The Rumpus also prioritizes underrepresented and marginalized voices and runs four regular columns to highlight them. They include: “We Are More,” stories by Southwest Asian and North African writers; “Voices on Addiction,” a column devoted to personal narratives of addiction; “Enough,” a dedicated space for essays, poetry, fiction, comics and artwork by women and nonbinary people that engage with rape culture, sexual assault and domestic violence; and the humor feature “Funny Women.”
Keeping all of those offerings going, however, isn’t easy. Sinclair’s “crazy project” only exists thanks to reader support, with over 90% of its funds coming from monthly subscription programs (Rumpus Book Club, Poetry Book Club and the author-submitted Letters in the Mail) and memberships (with monthly and annual perks).
Donations are also increasingly beneficial, and that avenue was given a boost in September when The Rumpus received fiscal sponsorship through arts service organization Fractured Atlas, allowing the publication to accept tax-deductible donations and apply for grants for the first time in the magazine’s 13-year history.
“We did get our first grant recently, which is going to help us with our website redesign — which is really critically needed,” Sinclair says. “It was designed 13 years ago on WordPress and has just been patched together.”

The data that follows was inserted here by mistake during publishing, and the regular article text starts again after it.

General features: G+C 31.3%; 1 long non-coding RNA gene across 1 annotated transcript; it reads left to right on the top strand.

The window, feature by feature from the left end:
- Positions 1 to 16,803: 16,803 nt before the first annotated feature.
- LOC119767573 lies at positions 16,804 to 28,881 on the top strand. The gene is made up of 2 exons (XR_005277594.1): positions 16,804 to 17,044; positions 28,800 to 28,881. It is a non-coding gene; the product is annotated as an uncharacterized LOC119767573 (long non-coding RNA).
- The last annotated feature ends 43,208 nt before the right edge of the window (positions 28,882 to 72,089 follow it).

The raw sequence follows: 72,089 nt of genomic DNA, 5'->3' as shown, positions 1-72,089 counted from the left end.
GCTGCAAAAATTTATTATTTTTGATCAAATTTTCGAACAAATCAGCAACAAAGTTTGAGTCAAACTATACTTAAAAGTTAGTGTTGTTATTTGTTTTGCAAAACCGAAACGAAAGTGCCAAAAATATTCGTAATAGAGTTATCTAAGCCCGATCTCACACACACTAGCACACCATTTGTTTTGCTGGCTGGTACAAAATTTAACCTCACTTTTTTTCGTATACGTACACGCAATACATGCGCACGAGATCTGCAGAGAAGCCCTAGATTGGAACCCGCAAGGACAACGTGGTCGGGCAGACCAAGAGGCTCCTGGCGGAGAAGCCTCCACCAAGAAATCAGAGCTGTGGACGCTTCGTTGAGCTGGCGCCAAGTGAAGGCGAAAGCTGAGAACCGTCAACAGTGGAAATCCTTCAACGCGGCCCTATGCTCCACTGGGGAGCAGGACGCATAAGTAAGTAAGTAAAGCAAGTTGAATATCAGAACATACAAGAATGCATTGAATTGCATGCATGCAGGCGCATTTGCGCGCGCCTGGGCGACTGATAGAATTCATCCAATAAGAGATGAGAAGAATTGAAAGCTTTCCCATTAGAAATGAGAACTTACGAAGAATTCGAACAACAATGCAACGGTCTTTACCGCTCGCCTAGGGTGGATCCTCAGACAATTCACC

Adds Sawchyn, “It’s all duct tape back there. And not even duct tape, but generic duct tape.”
The support from Fractured Atlas is a major step toward The Rumpus becoming a nonprofit and achieving financial stability. Despite the publication’s solid reputation and modest overhead costs, it barely breaks even, and its industry is far from stable. In particular, Sinclair and Sawchyn are troubled by the recent end of Catapult, the online literary magazine founded by Elizabeth Koch — daughter of Koch Industries CEO Charles Koch — which has The Rumpus leadership asking deep questions.
“If an actual billionaire can’t figure it out, how are two people and many other people who are volunteers and have other full-time jobs and do not come from money or have access to that going to make it work?” Sinclair posits. “So, we might be partly delusional here, but we are strong-willed and willing to be flexible and scrappy and stubborn.”